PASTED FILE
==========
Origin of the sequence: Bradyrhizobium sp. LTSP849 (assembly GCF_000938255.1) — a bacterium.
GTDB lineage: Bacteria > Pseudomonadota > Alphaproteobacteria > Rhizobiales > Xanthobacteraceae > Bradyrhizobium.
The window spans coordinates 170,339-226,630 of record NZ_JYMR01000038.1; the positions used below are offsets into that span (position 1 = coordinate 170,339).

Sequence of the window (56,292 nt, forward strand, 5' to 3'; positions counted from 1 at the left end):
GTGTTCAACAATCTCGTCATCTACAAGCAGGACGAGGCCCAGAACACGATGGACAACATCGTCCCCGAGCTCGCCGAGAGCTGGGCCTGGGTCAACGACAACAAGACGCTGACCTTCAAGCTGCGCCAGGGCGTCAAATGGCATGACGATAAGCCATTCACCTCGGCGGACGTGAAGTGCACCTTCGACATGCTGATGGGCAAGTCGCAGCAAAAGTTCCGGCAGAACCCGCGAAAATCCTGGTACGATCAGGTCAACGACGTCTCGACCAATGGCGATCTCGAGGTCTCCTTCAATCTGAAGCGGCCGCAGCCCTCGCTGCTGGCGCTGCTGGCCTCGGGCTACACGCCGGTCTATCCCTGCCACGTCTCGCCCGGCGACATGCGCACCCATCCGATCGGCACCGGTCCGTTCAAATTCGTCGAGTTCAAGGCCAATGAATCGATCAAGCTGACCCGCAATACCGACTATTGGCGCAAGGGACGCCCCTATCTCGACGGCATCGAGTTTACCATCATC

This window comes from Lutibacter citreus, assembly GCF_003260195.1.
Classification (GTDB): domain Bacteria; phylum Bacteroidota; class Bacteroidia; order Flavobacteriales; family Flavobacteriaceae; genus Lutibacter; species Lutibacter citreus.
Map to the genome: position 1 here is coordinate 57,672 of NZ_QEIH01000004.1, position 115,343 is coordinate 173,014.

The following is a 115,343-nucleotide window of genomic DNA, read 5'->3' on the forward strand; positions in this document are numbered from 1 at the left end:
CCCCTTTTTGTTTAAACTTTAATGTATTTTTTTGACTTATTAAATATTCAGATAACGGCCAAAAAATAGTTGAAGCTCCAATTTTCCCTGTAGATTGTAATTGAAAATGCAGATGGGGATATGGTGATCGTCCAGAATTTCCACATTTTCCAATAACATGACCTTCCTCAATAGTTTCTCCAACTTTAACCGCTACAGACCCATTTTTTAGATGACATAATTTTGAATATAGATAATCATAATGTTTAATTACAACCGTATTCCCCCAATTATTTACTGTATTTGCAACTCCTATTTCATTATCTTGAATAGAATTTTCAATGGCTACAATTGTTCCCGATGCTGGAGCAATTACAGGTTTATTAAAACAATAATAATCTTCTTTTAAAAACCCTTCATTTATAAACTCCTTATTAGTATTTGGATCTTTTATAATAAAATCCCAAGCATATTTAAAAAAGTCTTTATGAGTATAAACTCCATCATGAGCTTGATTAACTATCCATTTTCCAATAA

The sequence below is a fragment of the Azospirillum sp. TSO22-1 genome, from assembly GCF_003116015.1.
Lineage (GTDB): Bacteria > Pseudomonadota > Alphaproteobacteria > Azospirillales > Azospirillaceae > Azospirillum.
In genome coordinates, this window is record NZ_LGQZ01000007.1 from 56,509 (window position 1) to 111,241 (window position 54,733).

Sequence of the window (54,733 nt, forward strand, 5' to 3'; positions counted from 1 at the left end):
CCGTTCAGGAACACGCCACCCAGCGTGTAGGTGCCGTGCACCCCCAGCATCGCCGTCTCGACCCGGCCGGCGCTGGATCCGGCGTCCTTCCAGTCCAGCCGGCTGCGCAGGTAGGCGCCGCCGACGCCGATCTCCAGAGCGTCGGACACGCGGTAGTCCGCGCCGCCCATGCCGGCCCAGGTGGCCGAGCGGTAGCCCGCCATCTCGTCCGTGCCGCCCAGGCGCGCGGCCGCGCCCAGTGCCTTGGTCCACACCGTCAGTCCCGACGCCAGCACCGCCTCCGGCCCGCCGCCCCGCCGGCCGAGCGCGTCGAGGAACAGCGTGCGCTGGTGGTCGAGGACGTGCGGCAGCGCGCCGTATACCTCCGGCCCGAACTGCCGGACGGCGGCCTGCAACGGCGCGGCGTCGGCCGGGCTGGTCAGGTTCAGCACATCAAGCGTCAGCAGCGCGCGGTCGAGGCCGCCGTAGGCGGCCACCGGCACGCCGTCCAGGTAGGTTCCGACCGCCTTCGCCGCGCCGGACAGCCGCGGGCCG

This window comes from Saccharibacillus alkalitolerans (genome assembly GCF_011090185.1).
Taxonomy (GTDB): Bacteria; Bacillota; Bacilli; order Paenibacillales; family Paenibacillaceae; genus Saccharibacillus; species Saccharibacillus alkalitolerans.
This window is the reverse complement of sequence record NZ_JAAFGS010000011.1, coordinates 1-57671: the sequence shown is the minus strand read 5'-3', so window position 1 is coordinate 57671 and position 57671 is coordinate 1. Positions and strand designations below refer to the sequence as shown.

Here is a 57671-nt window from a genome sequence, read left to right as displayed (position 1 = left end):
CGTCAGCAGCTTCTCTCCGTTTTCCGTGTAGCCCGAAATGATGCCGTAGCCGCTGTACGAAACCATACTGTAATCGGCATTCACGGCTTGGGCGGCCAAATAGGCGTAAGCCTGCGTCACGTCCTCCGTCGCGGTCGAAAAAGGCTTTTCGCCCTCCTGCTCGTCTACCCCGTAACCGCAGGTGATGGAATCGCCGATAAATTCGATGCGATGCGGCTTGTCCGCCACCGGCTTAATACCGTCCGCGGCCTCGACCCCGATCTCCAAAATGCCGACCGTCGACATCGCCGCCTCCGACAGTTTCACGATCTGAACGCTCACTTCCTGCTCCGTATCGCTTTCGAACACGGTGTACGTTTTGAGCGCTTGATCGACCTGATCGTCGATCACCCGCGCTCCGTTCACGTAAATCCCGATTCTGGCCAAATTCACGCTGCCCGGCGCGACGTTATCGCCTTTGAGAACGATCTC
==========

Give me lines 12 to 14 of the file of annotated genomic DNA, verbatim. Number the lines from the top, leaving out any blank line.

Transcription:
Lineage (GTDB): Bacteria > Pseudomonadota > Alphaproteobacteria > Azospirillales > Azospirillaceae > Azospirillum.
In genome coordinates, this window is record NZ_LGQZ01000007.1 from 56,509 (window position 1) to 111,241 (window position 54,733).

Sequence of the window (54,733 nt, forward strand, 5' to 3'; positions counted from 1 at the left end):